It used to be that we drank a beverage because we were thirsty. Times sure have changed. We now have an array of beverages to choose from, and we could be missing out if we don’t choose just the right one (according to food manufacturers and some health experts). The world of healthful beverages goes beyond water. Today, there are many drinks, broths, and brews that claim to prevent disease and promote health. Are these beverages worth imbibing? Or are they just a passing fad?
If you’re a Paleo Diet fan, you’re probably already sipping this nourishing brew. Bone broth seems to be “the” beverage for 2015. People in New York City are paying close to $5 per cup to imbibe. Now, bone broth is really nothing new. Most cultures have a history of simmering their own version of bone broth for medicinal purposes (think of good, old-fashioned chicken soup to ward off colds and the flu).
What it is. Bone broth is made by boiling animal bones (and maybe some other animal parts) in water to extract the nutrients. It’s really not much different than boiling up chicken or beef bones to make your own stock or broth. However, bone broth is usually cooked for a long time — upwards of 8 to 72 hours!
The claims. Fans of bone broth claim that this magical elixir can do wonders: detoxify the body, banish wrinkles, strengthen your joints, improve your memory, and heal a leaky gut. No wonder people are gathered on street corners guzzling down steaming cups of broth! These claims are certainly intriguing, but there’s not a lot of science to back them up. It’s true that simmering bones will leach out minerals like calcium, magnesium, and phosphorous. But the amounts in the broth aren’t as high as you’d think (you’d get more calcium from drinking a glass of milk).
Bone broth does contain collagen, which is needed to support healthy skin and joints. However, drinking collagen extracted from beef bones doesn’t exactly translate into firmer, smoother skin and stronger joints. Collagen is a protein and is broken down in the digestive tract just like all other proteins. In addition, our bodies make collagen, so any extra that we ingest likely won’t have much of an impact. As far as the other health claims: Again, there’s little, if any, clinical research to back them up.
The verdict. There’s nothing wrong with sipping bone broth on a blustery winter day. It may be more nourishing for the soul than the body, but go ahead and enjoy it.
Like bone broth, matcha tea is not new to the scene. It’s been a part of Chinese culture since the 8th century. But, what’s old is new again. While “regular” green tea (along with black, white, and oolong tea) is certainly a healthful beverage, matcha enthusiasts claim that this green powder has even more going for it.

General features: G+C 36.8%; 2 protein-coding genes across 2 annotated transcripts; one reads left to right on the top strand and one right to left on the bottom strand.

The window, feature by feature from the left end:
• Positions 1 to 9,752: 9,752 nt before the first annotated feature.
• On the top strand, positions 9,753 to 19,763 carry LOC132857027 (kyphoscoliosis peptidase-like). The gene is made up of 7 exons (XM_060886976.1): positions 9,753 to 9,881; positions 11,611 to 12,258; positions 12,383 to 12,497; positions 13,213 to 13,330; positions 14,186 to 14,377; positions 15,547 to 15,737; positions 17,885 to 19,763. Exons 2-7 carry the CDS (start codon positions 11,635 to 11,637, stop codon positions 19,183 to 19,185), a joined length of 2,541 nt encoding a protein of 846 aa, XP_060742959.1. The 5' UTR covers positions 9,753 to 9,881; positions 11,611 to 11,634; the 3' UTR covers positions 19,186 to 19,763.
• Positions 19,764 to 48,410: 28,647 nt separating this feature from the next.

What it is. Matcha tea is finely milled green tea made from shade-grown green tea leaves. Growing the tea leaves mostly in the shade helps to boost the chlorophyll in the leaves and this, in turn, gives the leaves a rich, green color.
The claims. Supposedly, drinking matcha tea will give you an energy boost, eliminate toxins and heavy metals from the body, burn fat, lower cholesterol, and induce a state of relaxation while enhancing mental clarity at the same time. These are some fairly hefty health claims that aren’t fully supported by research.
The verdict. Matcha tea contains very high levels of antioxidants, which may be linked with a lower risk of cancer and heart disease, and which may also help improve blood sugar and blood pressure levels. Keep in mind that matcha does contain caffeine. Otherwise, enjoy a cup!
A tangy yogurt-like drink, kefir (pronounced “kee-fer”) has its roots in the Caucasus Mountains in Eastern Europe. Years back, only health food stores carried kefir, but today, you’ll find this potent beverage right in your neighborhood grocery store.
What it is. Kefir is a cultured milk product that has a tart flavor. It’s made from kefir “grains” which are actually bacteria and yeast. Kefir is available plain or flavored; it’s much thinner than yogurt and is consumed as a beverage.
The claims. Kefir is teeming with probiotics (more so than yogurt), those good bacteria that fight off the bad bacteria and help promote health. Studies show that kefir may help improve lactose intolerance. In lab animals, kefir was shown to lower blood pressure and cholesterol. It’s also an excellent source of calcium and protein.
Verdict. Drinking kefir is a great way to get your probiotics, especially if you have lactose intolerance. However, keep in mind that kefir does contain calories and carbohydrate. One cup of low-fat, plain kefir has 110 calories and 14 grams of carbohydrate (about what you’d get in a cup of milk). Choose flavored kefir and the numbers climb to 140 calories and 20 grams of carbohydrate. Make sure you account for kefir in your eating plan. Finally, kefir may cause cramping and constipation in some people. If you’ve never had kefir before, start with a small portion and gradually increase your portion, as tolerated.